Grading the 49ers Draft Class

Brandon Aiyuk. Photo by Az Skies Photography. (CC BY-SA 2.0)

by James Donohue and William Woods

Pick #14: Javon Kinlaw DT, B-

The Niners chose to draft yet another defensive lineman from the University of South Carolina by the name of Javon Kinlaw with the 14th overall pick. They traded down from the 13th spot in order to acquire a fourth-round pick from Tampa Bay. A move I would describe as absolutely genius by John Lynch, but I was then, later, disappointed by the final result.

Do I believe Kinlaw has the potential of becoming an amazing player? Absolutely, especially because of how quickly he moves off the line paired with his otherworldly size (6’5, 324 lb’s). Kinlaw has full capabilities of becoming yet another dominant force for the Red and Gold defensive front. Last season, he finished with 35 tackles and 6 sacks for the Gamecocks, which will serve beautifully lining up next to fellow first-round picks Nick Bosa, Arik Armstead, and Dee Ford. However, I would have been happier to see the Niners capitalize on a player that fulfills needs proven to be more fragile (WR, DB, OL). Not to mention, Kinlaw has quite the injury history as of recent. In January, Kinlaw could not play in the Senior Bowl due to knee tendinitis and multiple NFL teams have gone as far as labeling both of his knees at risk of arthritis. In addition to not performing in the Senior Bowl, Kinlaw also failed to participate in drills at the combine because of the injury along with his pro day being canceled on March 19. At this point and time, it’s hard to visualize exactly how much this move is going to directly benefit the 49ers, but I guess we’ll just have to wait and see.

Pick #25: Brandon Aiyuk WR, A

The roster consists of a plethora of skill position players, and the list grew deeper when the 49ers traded up in the 1st-round to select WR Brandon Aiyuk from Arizona State. Their second day one pick, the Niners traded the 31st pick of the 1st-round to Minnesota for their 25th pick.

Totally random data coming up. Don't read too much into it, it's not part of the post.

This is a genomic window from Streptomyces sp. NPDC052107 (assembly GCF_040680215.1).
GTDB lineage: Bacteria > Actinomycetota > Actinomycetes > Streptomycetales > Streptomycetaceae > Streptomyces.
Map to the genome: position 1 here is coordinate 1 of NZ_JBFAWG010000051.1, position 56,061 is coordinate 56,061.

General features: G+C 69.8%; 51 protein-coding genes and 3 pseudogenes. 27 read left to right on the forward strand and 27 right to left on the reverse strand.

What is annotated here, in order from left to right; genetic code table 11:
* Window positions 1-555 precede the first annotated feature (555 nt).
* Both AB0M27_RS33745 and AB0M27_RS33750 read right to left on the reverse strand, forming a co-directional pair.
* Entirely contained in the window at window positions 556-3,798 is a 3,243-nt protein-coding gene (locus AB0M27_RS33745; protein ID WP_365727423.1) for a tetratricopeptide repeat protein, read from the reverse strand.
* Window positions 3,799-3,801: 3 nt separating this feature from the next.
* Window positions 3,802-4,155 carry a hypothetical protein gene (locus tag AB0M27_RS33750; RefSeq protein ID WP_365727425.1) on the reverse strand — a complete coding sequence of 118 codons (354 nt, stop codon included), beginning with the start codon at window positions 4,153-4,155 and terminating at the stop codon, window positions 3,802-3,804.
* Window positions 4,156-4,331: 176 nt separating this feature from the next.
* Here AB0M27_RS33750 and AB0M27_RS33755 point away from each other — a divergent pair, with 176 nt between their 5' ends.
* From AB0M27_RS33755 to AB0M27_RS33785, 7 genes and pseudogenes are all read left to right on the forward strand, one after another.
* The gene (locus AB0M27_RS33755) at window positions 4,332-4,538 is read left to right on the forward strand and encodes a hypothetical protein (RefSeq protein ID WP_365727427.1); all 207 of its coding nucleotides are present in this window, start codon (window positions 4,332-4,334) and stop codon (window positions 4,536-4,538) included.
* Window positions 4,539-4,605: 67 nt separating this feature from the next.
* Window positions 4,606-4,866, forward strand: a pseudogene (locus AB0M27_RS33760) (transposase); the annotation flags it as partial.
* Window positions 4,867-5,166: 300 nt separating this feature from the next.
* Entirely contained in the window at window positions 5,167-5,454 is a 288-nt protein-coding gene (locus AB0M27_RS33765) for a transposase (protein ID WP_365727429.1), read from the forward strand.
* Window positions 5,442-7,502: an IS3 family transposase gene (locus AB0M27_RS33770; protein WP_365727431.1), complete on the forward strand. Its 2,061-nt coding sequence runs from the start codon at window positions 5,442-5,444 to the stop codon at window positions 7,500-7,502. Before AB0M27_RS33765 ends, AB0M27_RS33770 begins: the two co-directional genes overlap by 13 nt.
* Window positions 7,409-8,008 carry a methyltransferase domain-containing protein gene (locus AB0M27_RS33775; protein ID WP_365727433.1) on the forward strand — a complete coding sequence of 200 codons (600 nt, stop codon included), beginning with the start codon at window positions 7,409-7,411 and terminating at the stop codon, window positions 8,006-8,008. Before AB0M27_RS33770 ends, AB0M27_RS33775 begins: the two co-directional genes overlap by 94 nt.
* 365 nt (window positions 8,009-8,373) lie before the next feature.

It is obvious to see why San Francisco felt they needed to move up to get their guy. Aiyuk falls in line with the versatile, skill players Kyle Shanahan utilizes. Aiyuk was employed in every aspect of the Arizona State offense. He was used in the screen game, quick game in’s and out’s, went over the middle, intermediate level of the field, and deep perimeter use with which he could win with speed, physicality, and jump ball skills. Much like last year’s 2nd-round pick, WR Deebo Samuel, Aiyuk was employed in the fly sweep game. One can see how multiple and versatile Shanahan wants the players in his scheme. They need to be able to line up all over the field, work all areas of the field, and consistently accumulate yards after the catch. Shanahan himself, a former college wide receiver, has a special insight into wide receivers. Brandon Aiyuk’s vast skill set deepens the number of variables defenses will have to scheme for when facing the 49er offense. The shrewdness to trade up before the run on wide receivers, and the wide span of Aiyuk’s abilities earns this selection the grade of an “A.”

Pick #156 & 2021 3rd-Round Pick Traded for Trent Williams LT, A+

San Francisco did not have a day 2 pick. But, at the start of day 3, they traded a 2020 5th-round pick and a 2021 3rd-round pick to the Washington Redskins for veteran LT, Trent Williams. This trade coincided with the retirement announcement of 6x Pro Bowl LT Joe Staley. San Francisco, through the exchange of two mid-round picks, were able to replace their All-Pro LT, with a younger, fresher, All-Pro LT.